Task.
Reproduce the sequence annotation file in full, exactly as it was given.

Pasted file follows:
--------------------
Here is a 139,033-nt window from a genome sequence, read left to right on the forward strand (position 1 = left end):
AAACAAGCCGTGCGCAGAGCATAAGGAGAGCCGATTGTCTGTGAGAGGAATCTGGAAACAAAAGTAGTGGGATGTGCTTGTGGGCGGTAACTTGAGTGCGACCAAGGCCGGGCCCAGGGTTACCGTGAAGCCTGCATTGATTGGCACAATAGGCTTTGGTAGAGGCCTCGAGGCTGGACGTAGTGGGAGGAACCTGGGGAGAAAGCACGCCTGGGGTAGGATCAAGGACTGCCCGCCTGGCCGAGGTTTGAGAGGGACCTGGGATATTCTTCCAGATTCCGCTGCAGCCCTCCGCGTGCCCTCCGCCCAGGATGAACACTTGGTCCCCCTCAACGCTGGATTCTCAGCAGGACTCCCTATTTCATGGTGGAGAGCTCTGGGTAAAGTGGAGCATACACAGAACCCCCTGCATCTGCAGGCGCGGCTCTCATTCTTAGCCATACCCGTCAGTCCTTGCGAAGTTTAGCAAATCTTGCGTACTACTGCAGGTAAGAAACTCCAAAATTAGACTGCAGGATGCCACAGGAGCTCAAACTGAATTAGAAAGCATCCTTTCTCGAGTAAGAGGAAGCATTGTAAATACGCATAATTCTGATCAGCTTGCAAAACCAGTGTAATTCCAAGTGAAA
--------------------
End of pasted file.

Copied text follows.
Here is a 139,033-nt window from a genome sequence, read left to right on the forward strand (position 1 = left end):
AAACAAGCCGTGCGCAGAGCATAAGGAGAGCCGATTGTCTGTGAGAGGAATCTGGAAACAAAAGTAGTGGGATGTGCTTGTGGGCGGTAACTTGAGTGCGACCAAGGCCGGGCCCAGGGTTACCGTGAAGCCTGCATTGATTGGCACAATAGGCTTTGGTAGAGGCCTCGAGGCTGGACGTAGTGGGAGGAACCTGGGGAGAAAGCACGCCTGGGGTAGGATCAAGGACTGCCCGCCTGGCCGAGGTTTGAGAGGGACCTGGGATATTCTTCCAGATTCCGCTGCAGCCCTCCGCGTGCCCTCCGCCCAGGATGAACACTTGGTCCCCCTCAACGCTGGATTCTCAGCAGGACTCCCTATTTCATGGTGGAGAGCTCTGGGTAAAGTGGAGCATACACAGAACCCCCTGCATCTGCAGGCGCGGCTCTCATTCTTAGCCATACCCGTCAGTCCTTGCGAAGTTTAGCAAATCTTGCGTACTACTGCAGGTAAGAAACTCCAAAATTAGACTGCAGGATGCCACAGGAGCTCAAACTGAATTAGAAAGCATCCTTTCTCGAGTAAGAGGAAGCATTGTAAATACGCATAATTCTGATCAGCTTGCAAAACCAGTGTAATTCCAAGTGAAA